Strathcona Provincial Park, designated in 1911, is the oldest provincial park in British Columbia. Located almost in the centre of Vancouver Island, Strathcona park is a rugged mountain wilderness comprising more than 250,000 hectares. Two areas – Buttle Lake and vicinity, and Forbidden Plateau – offer a variety of visitor-oriented developments. The rest of the park is largely undeveloped and appeals primarily to people seeking wilderness surroundings. To see and enjoy much of the scenic splendor requires hiking or backpacking into the alpine regions.
Strathcona Park, designated in 1911, is the oldest provincial park in British Columbia. In the valleys and lower regions of Strathcona are forest stands that were already old when Captain James Cook of Britain’s Royal Navy landed at Nootka Sound in 1778, on the west coast of Vancouver Island a few kilometres from what is now the western boundary of the park.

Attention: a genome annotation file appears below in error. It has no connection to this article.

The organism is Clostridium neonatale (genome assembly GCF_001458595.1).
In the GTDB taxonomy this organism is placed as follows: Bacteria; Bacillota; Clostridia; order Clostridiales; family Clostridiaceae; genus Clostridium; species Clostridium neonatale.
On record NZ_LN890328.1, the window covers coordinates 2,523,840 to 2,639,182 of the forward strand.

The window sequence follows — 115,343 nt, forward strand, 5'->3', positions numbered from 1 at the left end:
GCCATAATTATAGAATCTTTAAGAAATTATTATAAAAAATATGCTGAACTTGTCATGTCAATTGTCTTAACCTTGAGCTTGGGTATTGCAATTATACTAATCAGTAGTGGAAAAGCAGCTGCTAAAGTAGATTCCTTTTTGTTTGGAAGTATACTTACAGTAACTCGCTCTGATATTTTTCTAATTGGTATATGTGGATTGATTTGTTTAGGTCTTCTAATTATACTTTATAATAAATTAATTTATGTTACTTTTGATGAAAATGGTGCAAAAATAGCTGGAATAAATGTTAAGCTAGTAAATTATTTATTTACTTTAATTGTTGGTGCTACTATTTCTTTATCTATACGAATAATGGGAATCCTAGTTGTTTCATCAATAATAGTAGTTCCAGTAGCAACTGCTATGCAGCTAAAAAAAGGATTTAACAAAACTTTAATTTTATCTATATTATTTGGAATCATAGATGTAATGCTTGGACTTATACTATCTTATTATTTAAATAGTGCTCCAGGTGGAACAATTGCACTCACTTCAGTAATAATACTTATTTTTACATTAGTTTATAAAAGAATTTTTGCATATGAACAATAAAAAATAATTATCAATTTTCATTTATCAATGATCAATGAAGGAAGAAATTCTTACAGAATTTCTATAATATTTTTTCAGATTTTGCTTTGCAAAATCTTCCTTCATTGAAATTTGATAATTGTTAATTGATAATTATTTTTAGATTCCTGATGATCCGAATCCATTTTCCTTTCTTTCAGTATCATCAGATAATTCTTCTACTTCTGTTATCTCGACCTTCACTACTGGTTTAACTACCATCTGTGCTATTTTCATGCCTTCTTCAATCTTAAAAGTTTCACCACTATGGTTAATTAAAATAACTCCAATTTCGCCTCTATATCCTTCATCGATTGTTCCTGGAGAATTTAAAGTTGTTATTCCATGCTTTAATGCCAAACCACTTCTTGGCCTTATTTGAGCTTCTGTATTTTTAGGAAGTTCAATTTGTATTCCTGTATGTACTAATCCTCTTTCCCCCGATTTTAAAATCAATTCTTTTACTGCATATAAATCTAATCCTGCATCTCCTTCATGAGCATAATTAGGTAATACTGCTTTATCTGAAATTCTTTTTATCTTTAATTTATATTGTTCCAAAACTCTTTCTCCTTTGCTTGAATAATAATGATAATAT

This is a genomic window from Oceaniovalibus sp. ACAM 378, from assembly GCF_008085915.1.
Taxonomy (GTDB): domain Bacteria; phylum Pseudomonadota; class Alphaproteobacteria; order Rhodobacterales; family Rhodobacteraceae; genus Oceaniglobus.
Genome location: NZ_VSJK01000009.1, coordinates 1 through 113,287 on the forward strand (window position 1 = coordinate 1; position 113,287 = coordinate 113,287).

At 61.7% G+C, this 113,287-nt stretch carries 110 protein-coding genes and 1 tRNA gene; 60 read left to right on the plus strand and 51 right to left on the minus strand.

Strathcona Park was named for Donald Alexander Smith, First Baron Strathcona and Mount Royal, a Canadian pioneer and one of the principals in the construction of the Canadian Pacific Railway. On November 7, 1885 Lord Strathcona drove the last iron spike into the twin ribbons of steel that united Canada from the Atlantic to the Pacific at Craigellachie in BC’s Selkirk Mountains.
— BC Parks
The Strathcona Park Wilderness Centre at Paradise Meadows will be open 7 days a week from June 28th onwards for the summer season, with normal operating hours of 9.30-3.30. The Centre will be staffed by students hired under the Canada Summer Jobs program and by our cohort of energetic volunteers.
Summer programs include Nature Walks, Talks and Hikes with expert naturalists and guides on weekends through August and September.